Feb. 1 (Bloomberg) -- Chile’s peso rose to a four-year high against the yen and has reached a level against its biggest trading partners that in 2008 spurred the central bank to intervene to stem the gains.
The peso rose 0.4 percent to 5.1187 per yen at the close of currency trading in Santiago, the highest since September 2008. The peso was little changed against the dollar at 471.46.
“Although we’re flat against the dollar, appreciation against other currencies has continued,” said Ruben Catalan, an economist at Banco de Credito & Inversiones in Santiago.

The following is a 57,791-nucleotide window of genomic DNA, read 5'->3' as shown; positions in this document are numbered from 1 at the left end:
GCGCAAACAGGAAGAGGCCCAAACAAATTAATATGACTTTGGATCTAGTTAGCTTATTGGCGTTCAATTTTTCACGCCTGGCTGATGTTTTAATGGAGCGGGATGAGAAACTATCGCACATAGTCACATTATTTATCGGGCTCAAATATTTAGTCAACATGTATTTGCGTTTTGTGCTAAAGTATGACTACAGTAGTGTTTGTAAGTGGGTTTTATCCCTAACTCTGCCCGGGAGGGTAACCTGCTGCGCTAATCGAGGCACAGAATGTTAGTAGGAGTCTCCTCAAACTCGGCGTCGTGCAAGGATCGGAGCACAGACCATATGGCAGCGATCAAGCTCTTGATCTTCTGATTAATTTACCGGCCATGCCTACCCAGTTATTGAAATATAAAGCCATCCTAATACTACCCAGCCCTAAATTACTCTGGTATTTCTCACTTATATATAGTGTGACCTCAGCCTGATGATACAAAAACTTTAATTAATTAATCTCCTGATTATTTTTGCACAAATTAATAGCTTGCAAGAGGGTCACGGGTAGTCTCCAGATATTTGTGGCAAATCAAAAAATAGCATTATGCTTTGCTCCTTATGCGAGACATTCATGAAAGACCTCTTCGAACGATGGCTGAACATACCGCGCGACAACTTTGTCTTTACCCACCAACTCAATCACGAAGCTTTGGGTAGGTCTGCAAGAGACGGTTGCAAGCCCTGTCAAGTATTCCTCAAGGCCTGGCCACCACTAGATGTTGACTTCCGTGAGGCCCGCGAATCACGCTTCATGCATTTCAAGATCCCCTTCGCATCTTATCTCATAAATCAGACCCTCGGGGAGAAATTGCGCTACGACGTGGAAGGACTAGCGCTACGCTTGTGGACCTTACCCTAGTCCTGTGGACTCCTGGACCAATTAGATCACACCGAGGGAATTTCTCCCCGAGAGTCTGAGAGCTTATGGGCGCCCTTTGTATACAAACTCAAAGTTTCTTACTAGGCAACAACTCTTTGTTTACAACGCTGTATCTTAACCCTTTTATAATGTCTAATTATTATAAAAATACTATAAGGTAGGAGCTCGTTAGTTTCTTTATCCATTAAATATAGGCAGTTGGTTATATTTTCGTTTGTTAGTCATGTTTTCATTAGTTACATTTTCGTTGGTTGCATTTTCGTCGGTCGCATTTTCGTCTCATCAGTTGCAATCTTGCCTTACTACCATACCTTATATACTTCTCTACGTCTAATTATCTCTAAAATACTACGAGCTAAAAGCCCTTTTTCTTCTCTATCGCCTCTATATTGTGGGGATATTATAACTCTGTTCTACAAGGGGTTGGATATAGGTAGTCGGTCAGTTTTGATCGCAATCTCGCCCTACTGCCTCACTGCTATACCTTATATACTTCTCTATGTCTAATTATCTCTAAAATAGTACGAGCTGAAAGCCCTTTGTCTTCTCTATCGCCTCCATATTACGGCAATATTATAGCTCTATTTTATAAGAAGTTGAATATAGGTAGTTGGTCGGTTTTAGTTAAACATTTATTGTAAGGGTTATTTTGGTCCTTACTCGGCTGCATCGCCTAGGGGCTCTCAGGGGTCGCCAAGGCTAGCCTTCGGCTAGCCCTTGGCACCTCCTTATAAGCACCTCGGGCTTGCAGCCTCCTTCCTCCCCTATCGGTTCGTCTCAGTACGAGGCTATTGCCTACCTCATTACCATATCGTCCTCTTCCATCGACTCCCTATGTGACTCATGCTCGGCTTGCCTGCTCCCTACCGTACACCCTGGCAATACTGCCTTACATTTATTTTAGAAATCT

The currency as measured against a basket of the euro, yen, pound, dollar and Canadian dollar reached its strongest since April 2008 in the first two weeks of January, according to central bank data. That’s a level that provoked the central bank to intervene in April 2008 and January 2011.
Japan bought $8.4 billion of Chile’s exports last year, the most after after China and the U.S., according to central bank data. The yen is at its weakest level versus the dollar since 2010.
“I am still very comfortable being long pesos against the yen,” said Sebastian Brown, an economist and currency strategist at Barclays Plc in New York.
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